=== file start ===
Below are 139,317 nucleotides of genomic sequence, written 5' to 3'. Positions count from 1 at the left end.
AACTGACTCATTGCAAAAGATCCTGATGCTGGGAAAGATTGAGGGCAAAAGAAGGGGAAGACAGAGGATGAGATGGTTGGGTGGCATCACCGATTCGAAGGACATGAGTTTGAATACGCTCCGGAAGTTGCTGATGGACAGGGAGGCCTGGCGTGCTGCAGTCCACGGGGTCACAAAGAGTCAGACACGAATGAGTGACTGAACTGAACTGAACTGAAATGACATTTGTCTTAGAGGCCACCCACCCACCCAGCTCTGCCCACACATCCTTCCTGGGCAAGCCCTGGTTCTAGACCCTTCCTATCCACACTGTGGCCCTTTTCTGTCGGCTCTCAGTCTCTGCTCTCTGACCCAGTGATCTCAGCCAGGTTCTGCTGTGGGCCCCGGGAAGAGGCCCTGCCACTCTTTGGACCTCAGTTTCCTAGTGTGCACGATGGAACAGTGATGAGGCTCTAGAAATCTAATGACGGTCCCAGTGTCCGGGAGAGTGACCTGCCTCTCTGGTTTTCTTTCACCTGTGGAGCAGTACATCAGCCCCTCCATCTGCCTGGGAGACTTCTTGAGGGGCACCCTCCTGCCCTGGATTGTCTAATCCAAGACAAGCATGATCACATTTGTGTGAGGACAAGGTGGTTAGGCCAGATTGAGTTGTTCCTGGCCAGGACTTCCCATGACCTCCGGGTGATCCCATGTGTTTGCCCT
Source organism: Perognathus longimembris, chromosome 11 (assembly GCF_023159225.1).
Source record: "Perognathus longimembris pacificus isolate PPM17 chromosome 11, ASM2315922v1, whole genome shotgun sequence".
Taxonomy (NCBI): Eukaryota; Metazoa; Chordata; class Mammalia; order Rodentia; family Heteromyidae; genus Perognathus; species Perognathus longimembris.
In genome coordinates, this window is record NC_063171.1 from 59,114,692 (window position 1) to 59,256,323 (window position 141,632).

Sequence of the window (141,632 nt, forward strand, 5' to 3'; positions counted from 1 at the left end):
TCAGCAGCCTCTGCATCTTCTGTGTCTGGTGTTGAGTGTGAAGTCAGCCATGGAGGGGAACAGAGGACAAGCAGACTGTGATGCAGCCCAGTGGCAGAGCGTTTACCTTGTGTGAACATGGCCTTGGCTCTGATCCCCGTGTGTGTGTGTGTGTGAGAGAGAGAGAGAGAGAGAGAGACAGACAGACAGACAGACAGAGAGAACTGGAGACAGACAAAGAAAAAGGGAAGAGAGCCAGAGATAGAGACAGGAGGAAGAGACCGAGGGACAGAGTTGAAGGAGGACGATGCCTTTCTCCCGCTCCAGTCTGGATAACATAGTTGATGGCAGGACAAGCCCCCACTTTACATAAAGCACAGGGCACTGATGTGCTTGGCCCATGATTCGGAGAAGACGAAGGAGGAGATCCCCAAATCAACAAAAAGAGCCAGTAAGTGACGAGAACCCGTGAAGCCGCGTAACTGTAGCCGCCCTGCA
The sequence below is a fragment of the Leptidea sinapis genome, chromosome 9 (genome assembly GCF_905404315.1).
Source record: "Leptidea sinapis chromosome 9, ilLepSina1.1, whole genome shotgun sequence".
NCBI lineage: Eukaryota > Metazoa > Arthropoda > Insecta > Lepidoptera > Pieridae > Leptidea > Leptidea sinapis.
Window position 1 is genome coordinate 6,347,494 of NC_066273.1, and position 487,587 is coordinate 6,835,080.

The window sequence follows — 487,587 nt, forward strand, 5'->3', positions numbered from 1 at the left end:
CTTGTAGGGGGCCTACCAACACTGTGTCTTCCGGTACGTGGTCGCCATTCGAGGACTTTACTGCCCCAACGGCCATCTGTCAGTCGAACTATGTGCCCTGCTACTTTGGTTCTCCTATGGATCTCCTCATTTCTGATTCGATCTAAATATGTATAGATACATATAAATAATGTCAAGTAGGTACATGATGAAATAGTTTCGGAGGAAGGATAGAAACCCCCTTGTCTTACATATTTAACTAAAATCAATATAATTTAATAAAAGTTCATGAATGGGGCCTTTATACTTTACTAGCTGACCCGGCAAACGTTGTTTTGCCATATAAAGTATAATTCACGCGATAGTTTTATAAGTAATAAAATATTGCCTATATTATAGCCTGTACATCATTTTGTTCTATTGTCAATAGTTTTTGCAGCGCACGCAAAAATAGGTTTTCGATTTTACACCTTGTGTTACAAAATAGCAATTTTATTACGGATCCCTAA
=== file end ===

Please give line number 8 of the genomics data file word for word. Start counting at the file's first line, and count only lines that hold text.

TCAGCAGCCTCTGCATCTTCTGTGTCTGGTGTTGAGTGTGAAGTCAGCCATGGAGGGGAACAGAGGACAAGCAGACTGTGATGCAGCCCAGTGGCAGAGCGTTTACCTTGTGTGAACATGGCCTTGGCTCTGATCCCCGTGTGTGTGTGTGTGTGAGAGAGAGAGAGAGAGAGAGAGACAGACAGACAGACAGACAGAGAGAACTGGAGACAGACAAAGAAAAAGGGAAGAGAGCCAGAGATAGAGACAGGAGGAAGAGACCGAGGGACAGAGTTGAAGGAGGACGATGCCTTTCTCCCGCTCCAGTCTGGATAACATAGTTGATGGCAGGACAAGCCCCCACTTTACATAAAGCACAGGGCACTGATGTGCTTGGCCCATGATTCGGAGAAGACGAAGGAGGAGATCCCCAAATCAACAAAAAGAGCCAGTAAGTGACGAGAACCCGTGAAGCCGCGTAACTGTAGCCGCCCTGCA